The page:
|2015-11-25||Steve Gardiner||Quote of the Day|
As much as students say they want to do something different, their actions show they actually want a pattern, a framework to hold onto each day in class.
For example, two years ago, I started using a Quote of the Day to begin the lesson portion of each class. We did this for a few weeks, then one day, I was running behind and left the quote out. I spent the day hearing the question, “Where is our Quote of the Day?” I wasn't sure they were listening to the quote or even cared that it was there, until I skipped it. Then I learned.
It is an easy addition to the class and can be used to support the lesson in a number of ways. It can be a quote from the current author we are reading, another view of a topic we are discussing, a seasonal thought, or a random inspirational or philosophical idea. I mix it up, and it gives us a point to launch into the day's discussion.
It is easy to find enough quotes for a school year. A quick Google search reveals hundreds of web sites with quotes and many quotation books exist in any library. Some books and web sites specialize in certain subjects and others provide a spectrum of quotable materials. Some web sites that are easy to use are:
Brainy Quote-This site features quotes and are grouped by topic, author, and several others ways.
Famous Quotes and Authors-The quotes on this site are grouped by topic.
Quotes of the Day—This site features a small group of quotes selected each day.
The quotes could be written on the board, mounted on posters, or simply read aloud in class. I have an interactive white board in my class, so I take advantage of its features. I post the quote at the top of a blank page, then do a second Google search to find an illustration to go with it. I can usually find a good photo of the author and will sometimes use an additional photo if there is a place or object that might support it. A few weeks ago, I chose a quote from Picasso, so I had a portrait of him along with one of his paintings. Students enjoy seeing the authors of the quotes and additional items like paintings or related photos often bring out extra commentary from the students.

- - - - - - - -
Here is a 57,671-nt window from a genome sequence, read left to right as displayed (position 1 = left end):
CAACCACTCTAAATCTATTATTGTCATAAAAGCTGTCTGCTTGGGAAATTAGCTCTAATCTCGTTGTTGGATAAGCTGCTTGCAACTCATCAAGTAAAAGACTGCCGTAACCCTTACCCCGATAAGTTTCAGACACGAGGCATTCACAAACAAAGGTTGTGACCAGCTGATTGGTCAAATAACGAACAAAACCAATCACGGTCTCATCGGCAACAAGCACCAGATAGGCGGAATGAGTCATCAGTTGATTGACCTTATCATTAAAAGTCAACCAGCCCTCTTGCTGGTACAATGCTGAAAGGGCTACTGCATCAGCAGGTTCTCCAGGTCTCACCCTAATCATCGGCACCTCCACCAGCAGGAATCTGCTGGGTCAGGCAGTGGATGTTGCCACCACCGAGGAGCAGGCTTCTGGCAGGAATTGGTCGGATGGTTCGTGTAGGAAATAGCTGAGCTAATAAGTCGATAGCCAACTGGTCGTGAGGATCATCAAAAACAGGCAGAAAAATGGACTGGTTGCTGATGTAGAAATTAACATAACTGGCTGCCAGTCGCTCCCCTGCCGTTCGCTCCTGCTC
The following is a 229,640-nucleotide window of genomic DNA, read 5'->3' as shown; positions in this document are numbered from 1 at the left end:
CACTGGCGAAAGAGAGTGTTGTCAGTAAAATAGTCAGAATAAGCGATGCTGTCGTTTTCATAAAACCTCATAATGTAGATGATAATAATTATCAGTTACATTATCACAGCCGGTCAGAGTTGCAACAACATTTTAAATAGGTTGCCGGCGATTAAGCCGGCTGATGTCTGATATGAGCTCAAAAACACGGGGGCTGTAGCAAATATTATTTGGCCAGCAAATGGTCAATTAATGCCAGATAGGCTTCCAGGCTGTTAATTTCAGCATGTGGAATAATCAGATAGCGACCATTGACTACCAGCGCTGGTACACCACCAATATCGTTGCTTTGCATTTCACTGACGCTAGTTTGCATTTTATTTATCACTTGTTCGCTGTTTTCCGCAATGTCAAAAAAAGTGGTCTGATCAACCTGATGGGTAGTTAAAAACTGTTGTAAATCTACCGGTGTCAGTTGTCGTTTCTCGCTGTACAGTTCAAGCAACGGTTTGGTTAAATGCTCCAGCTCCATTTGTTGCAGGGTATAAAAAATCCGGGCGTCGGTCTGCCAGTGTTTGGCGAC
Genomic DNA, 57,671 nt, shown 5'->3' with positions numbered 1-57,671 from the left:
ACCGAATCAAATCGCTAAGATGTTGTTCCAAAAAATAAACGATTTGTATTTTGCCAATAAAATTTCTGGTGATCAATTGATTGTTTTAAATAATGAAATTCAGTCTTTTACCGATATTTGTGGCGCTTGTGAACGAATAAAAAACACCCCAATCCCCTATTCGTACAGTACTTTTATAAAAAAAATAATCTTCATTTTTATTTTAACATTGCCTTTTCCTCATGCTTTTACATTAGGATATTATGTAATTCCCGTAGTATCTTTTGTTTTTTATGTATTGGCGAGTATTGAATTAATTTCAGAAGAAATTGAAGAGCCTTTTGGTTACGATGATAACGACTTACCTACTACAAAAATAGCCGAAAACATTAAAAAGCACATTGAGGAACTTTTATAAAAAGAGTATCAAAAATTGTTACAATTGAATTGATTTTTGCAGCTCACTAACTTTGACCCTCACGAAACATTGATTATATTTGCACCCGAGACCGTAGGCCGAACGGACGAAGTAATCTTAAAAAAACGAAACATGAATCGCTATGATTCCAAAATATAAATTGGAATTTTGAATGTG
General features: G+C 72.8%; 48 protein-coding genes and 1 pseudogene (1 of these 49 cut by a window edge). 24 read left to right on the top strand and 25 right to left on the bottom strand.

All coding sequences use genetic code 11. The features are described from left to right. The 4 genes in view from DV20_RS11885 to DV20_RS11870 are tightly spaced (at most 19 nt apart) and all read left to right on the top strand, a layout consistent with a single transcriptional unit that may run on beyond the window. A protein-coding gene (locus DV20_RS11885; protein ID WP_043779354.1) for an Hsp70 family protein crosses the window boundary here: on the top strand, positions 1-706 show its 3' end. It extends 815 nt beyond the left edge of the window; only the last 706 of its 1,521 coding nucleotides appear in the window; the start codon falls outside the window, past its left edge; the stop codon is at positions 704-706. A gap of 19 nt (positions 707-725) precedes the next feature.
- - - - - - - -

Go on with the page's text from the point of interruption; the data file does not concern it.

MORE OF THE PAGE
Because I begin each class period with silent reading, students are often already reading by the time I finish taking roll. I don't interrupt them for the Quote of the Day, but let them read first. When we break from reading, I reveal the quote on the interactive whiteboard and read it aloud. We exchange comments on it, tie it to the lesson if appropriate, then go on with the discussion or lesson for the day. The quote seems to be a good transition from the quiet time of reading to the thinking and speaking that will take place during the classroom lesson.
It only takes me two minutes to set it up each day and one minute to apply it during the class, but it is a pivoting point students can count on each day to mark our movement through the structure of each class, and if I pick the quotes well, they provide a moment of inspired conversation and kick off our interaction with each other.